If you’re doing this for a ‘production’ environment, you should use something like TrueNAS and setup your iSCSI target there. I’m not an iSCSI expert by any means, but I got this to work. The whole point of this project is to try new things.

First we need to install the iscsi target on Ubuntu:

sudo apt-get install tgt

Then we need to setup an iSCSI target.

sudo nano /etc/tgt/conf.d/target01.conf

And the contents:

    backing-store /srv/disks/win10.img

And we need a blank image file:

fallocate -l 20G /srv/disks/win10.img

Restart the server

sudo systemctl restart tgt

Look at the status

sudo tgtadm --mode target --op show

So now we have an iSCSI target which we can use to store the Windows C drive, but nothing is installed on the disk image.

Setting up iPXE

We would like to use iPXE to get the process rolling. So, cd to a place you can keep a git repo, and clone it:

git clone git://

Follow the instructions here to make sure you have the dependencies installed so you can build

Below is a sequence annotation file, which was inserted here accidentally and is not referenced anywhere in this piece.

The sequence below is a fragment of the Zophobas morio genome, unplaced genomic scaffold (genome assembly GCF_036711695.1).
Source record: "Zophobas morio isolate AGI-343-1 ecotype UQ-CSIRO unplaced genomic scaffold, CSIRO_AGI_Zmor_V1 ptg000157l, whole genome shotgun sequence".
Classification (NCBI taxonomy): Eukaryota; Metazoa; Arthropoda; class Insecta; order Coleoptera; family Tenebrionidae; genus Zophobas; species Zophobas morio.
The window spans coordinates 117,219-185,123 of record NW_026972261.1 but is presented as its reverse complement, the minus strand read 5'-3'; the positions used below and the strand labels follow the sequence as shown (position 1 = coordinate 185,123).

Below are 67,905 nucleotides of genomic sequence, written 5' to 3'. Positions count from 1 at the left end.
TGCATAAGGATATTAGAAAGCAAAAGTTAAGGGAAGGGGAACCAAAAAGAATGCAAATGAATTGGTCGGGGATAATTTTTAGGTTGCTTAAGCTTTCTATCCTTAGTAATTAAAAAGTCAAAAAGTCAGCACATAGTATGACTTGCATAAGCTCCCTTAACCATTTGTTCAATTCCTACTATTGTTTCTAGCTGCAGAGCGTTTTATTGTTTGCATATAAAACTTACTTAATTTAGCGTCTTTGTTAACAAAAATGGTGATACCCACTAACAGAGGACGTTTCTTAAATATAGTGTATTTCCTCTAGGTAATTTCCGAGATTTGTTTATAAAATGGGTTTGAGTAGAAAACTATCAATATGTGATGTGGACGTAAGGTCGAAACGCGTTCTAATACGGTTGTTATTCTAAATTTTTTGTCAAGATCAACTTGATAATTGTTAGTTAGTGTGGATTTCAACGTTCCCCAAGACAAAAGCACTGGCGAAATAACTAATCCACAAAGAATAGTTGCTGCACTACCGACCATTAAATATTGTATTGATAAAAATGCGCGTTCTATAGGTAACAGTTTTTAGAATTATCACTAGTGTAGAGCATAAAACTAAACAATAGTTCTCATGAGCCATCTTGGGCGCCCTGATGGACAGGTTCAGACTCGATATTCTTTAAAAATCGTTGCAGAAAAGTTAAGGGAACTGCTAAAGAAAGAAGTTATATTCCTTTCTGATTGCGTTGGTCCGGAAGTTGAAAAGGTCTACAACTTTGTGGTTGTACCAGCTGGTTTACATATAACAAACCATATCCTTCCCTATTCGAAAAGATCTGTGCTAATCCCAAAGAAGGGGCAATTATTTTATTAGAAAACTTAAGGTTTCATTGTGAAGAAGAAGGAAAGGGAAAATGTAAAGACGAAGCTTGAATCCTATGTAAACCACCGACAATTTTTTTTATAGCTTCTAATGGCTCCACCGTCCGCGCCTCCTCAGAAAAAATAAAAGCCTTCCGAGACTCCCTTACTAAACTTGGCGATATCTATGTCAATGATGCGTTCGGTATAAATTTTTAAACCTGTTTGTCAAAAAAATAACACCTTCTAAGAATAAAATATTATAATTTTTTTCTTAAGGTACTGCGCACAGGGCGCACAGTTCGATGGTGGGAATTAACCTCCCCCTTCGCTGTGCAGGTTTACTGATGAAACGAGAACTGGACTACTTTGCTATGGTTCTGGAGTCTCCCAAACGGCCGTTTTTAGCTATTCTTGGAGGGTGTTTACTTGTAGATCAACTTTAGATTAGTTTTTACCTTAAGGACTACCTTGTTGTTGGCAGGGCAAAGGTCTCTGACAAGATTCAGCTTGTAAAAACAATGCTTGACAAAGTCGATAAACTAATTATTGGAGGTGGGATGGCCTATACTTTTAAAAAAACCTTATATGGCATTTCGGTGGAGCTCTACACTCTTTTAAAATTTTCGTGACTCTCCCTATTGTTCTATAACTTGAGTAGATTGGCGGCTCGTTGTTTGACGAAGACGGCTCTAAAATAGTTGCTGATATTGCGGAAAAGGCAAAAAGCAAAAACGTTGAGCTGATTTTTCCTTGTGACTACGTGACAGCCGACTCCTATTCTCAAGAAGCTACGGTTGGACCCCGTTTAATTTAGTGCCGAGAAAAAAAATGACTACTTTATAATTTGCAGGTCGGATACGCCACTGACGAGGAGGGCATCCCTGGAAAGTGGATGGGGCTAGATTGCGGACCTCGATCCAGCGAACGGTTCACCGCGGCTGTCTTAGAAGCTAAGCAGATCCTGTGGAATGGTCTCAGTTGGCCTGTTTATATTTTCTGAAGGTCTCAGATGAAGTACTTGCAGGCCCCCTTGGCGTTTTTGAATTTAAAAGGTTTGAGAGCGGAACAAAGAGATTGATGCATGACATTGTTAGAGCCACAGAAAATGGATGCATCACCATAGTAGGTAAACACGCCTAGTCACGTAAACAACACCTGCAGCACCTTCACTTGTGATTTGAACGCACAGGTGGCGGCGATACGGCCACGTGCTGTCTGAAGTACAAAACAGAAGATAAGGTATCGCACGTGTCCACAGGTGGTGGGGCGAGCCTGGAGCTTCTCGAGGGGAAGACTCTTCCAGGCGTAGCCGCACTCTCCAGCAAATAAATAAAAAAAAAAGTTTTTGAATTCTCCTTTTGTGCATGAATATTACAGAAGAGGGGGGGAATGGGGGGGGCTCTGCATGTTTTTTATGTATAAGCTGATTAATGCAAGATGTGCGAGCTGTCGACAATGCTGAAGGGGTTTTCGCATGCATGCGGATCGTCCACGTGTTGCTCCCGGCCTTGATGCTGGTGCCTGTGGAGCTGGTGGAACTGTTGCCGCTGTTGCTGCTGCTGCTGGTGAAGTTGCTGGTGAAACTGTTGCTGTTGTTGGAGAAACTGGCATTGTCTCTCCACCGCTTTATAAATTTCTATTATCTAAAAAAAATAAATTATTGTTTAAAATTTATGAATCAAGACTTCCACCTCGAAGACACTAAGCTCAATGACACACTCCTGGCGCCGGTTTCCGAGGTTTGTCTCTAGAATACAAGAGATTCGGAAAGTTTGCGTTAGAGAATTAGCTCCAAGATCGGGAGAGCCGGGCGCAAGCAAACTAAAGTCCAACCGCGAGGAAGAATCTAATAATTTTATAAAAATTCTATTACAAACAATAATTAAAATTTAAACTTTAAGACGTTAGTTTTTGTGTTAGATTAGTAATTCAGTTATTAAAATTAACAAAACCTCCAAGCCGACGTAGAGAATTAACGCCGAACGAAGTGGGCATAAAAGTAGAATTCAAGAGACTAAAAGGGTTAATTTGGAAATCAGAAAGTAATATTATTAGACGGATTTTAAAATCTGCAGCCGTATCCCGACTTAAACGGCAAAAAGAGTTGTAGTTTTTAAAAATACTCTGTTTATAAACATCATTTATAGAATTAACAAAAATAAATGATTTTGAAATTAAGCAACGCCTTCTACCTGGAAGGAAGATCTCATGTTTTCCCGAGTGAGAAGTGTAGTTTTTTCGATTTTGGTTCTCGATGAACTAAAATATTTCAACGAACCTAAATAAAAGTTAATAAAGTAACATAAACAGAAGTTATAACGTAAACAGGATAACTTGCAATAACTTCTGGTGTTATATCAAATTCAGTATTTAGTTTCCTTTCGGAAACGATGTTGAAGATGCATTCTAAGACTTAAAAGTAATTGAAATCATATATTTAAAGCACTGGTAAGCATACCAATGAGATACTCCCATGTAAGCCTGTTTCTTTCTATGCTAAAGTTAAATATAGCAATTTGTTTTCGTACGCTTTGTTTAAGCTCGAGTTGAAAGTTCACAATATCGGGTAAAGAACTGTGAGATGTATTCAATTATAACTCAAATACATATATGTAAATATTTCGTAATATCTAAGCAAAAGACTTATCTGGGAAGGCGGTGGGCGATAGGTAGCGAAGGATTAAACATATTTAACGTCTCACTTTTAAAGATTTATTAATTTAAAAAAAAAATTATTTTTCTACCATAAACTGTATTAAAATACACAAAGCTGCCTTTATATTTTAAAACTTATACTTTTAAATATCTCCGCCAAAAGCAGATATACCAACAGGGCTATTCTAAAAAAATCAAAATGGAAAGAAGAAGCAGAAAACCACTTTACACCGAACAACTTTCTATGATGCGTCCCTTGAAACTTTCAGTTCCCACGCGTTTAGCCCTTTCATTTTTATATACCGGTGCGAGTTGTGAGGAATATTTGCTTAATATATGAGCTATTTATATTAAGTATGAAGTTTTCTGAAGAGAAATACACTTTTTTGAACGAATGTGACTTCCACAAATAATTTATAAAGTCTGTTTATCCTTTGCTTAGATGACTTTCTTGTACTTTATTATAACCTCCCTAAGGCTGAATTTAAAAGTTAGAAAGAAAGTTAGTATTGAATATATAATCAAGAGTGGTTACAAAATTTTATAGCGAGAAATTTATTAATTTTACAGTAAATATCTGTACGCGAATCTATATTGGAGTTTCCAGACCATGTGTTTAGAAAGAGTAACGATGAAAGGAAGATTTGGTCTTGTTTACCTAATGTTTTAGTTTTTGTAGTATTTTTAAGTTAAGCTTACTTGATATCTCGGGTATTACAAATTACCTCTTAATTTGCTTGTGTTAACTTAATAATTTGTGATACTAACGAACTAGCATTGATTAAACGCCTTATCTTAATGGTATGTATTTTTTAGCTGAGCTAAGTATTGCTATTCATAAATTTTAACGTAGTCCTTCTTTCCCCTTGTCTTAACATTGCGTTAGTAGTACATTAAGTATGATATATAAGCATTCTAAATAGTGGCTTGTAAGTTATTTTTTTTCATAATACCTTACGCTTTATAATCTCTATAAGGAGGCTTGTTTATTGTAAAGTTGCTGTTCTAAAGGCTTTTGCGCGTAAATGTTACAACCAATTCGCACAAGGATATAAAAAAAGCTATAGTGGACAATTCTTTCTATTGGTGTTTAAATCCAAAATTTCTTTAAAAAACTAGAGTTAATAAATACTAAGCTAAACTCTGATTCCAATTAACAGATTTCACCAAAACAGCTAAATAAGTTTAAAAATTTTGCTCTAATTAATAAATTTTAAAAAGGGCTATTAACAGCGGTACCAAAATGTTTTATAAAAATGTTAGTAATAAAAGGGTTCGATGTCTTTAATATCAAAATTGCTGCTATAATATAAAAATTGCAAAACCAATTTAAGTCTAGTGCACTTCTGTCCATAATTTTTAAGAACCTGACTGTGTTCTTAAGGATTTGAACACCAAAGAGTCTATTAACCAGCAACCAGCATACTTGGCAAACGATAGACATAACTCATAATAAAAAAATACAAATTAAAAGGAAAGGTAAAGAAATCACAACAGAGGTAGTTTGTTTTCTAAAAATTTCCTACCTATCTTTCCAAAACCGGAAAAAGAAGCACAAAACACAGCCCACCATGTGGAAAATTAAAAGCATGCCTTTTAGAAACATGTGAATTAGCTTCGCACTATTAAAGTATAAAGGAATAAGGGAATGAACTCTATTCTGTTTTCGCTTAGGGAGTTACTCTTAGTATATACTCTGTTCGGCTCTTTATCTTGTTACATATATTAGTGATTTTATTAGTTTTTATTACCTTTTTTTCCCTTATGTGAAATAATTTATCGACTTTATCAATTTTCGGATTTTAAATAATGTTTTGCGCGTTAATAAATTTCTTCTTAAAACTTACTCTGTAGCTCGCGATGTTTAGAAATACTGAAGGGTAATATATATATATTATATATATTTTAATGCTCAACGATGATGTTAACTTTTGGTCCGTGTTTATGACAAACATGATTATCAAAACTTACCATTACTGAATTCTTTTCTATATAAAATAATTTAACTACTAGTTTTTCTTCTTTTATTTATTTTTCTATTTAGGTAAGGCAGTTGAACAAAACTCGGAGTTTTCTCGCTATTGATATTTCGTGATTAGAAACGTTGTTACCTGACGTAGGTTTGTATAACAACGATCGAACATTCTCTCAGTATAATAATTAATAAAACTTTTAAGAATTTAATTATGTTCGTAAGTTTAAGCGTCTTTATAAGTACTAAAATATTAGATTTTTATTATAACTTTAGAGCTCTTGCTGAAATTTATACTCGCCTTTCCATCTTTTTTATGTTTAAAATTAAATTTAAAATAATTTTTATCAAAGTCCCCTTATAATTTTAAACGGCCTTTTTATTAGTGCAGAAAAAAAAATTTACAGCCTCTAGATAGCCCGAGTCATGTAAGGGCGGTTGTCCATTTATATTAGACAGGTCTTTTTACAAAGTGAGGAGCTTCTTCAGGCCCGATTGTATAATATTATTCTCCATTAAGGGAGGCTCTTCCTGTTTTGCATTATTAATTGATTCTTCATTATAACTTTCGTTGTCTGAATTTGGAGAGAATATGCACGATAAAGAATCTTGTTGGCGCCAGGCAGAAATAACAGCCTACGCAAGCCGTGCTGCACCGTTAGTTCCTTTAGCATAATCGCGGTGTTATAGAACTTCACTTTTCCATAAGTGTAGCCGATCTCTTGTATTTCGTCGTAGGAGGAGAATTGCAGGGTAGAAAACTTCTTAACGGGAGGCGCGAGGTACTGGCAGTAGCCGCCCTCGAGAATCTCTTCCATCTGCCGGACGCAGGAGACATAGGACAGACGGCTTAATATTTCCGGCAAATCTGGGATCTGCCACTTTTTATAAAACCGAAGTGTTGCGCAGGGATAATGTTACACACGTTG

Then we need to create an embedded file so it will run a script when it boots:

cd ipxe/src
nano boot.ipxe

And the contents:

#Setup networking
echo Setup Networking
#Boot from SAN
echo Boot from SAN
sanboot iscsi:<IP>:::<LUN>

Although all of the examples for ipxe show LUN as blank (iscsi::::iqn…), I found that I needed to set LUN to 1 with the default configuration of tgt. It seems like LUN 0 is always a Controller, with LUN 1 being the Disk. Not sure why exactly this is, but tgtadm shows the LUN numbers for each target correctly. Additionally, I had trouble with Windows giving me an ‘INACCESSIBLE BOOT DEVICE’ error, which I’ll get to in a bit.

Then we can build ipxe with our embedded script:

make bin/undionly.kpxe EMBED=boot.ipxe

Then finally we copy that into our tftp folder so clients can find it

cp ./bin/undionly.kpxe /src/tftp

Setting up Apache2

Since TFTP is pretty ugly, I installed Apache2 to serve files over HTTP for the installation process. This isn’t used after install, but it could be used along with PHP / some scripts to send more complex commands to iPXE once it’s been loaded via TFTP. There are better guides than mine out there, so just setup a basic apache2 with the http root in /srv/html with full read access to anyone.